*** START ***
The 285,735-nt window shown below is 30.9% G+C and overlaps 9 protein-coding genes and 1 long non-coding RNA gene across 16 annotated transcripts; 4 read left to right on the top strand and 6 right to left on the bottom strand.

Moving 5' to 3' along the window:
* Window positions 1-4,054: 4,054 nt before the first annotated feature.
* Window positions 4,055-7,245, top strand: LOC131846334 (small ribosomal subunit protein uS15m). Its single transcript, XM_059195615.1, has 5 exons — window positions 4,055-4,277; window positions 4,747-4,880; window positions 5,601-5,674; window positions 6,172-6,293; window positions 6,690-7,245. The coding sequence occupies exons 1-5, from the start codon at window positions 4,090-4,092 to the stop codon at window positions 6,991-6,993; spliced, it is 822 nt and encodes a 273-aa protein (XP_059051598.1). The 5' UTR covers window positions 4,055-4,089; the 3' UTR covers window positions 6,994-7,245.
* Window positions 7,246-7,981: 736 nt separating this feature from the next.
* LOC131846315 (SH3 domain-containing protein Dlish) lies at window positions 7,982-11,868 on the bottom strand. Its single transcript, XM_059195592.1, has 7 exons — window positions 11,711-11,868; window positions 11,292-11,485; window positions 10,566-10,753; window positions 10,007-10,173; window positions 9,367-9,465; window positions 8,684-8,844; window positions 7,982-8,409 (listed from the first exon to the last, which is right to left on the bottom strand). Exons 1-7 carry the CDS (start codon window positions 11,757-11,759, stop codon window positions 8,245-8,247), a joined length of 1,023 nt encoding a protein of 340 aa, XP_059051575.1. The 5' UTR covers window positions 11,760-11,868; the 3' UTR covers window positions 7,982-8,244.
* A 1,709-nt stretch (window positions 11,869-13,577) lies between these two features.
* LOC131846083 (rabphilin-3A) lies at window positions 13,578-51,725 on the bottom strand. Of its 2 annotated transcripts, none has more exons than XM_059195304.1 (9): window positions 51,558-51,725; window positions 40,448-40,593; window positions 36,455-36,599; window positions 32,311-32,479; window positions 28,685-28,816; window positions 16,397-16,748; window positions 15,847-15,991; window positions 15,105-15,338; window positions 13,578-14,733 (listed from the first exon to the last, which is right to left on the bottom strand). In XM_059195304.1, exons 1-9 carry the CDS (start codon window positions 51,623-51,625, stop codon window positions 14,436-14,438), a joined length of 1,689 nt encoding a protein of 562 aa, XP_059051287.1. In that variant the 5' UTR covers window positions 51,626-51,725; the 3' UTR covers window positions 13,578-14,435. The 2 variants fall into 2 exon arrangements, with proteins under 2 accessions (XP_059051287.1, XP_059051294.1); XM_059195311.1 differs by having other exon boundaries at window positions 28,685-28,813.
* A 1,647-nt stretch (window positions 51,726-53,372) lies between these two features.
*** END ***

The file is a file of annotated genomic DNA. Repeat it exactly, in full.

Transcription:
The 285,735-nt window shown below is 30.9% G+C and overlaps 9 protein-coding genes and 1 long non-coding RNA gene across 16 annotated transcripts; 4 read left to right on the top strand and 6 right to left on the bottom strand.

Moving 5' to 3' along the window:
* Window positions 1-4,054: 4,054 nt before the first annotated feature.
* Window positions 4,055-7,245, top strand: LOC131846334 (small ribosomal subunit protein uS15m). Its single transcript, XM_059195615.1, has 5 exons — window positions 4,055-4,277; window positions 4,747-4,880; window positions 5,601-5,674; window positions 6,172-6,293; window positions 6,690-7,245. The coding sequence occupies exons 1-5, from the start codon at window positions 4,090-4,092 to the stop codon at window positions 6,991-6,993; spliced, it is 822 nt and encodes a 273-aa protein (XP_059051598.1). The 5' UTR covers window positions 4,055-4,089; the 3' UTR covers window positions 6,994-7,245.
* Window positions 7,246-7,981: 736 nt separating this feature from the next.
* LOC131846315 (SH3 domain-containing protein Dlish) lies at window positions 7,982-11,868 on the bottom strand. Its single transcript, XM_059195592.1, has 7 exons — window positions 11,711-11,868; window positions 11,292-11,485; window positions 10,566-10,753; window positions 10,007-10,173; window positions 9,367-9,465; window positions 8,684-8,844; window positions 7,982-8,409 (listed from the first exon to the last, which is right to left on the bottom strand). Exons 1-7 carry the CDS (start codon window positions 11,757-11,759, stop codon window positions 8,245-8,247), a joined length of 1,023 nt encoding a protein of 340 aa, XP_059051575.1. The 5' UTR covers window positions 11,760-11,868; the 3' UTR covers window positions 7,982-8,244.
* A 1,709-nt stretch (window positions 11,869-13,577) lies between these two features.
* LOC131846083 (rabphilin-3A) lies at window positions 13,578-51,725 on the bottom strand. Of its 2 annotated transcripts, none has more exons than XM_059195304.1 (9): window positions 51,558-51,725; window positions 40,448-40,593; window positions 36,455-36,599; window positions 32,311-32,479; window positions 28,685-28,816; window positions 16,397-16,748; window positions 15,847-15,991; window positions 15,105-15,338; window positions 13,578-14,733 (listed from the first exon to the last, which is right to left on the bottom strand). In XM_059195304.1, exons 1-9 carry the CDS (start codon window positions 51,623-51,625, stop codon window positions 14,436-14,438), a joined length of 1,689 nt encoding a protein of 562 aa, XP_059051287.1. In that variant the 5' UTR covers window positions 51,626-51,725; the 3' UTR covers window positions 13,578-14,435. The 2 variants fall into 2 exon arrangements, with proteins under 2 accessions (XP_059051287.1, XP_059051294.1); XM_059195311.1 differs by having other exon boundaries at window positions 28,685-28,813.
* A 1,647-nt stretch (window positions 51,726-53,372) lies between these two features.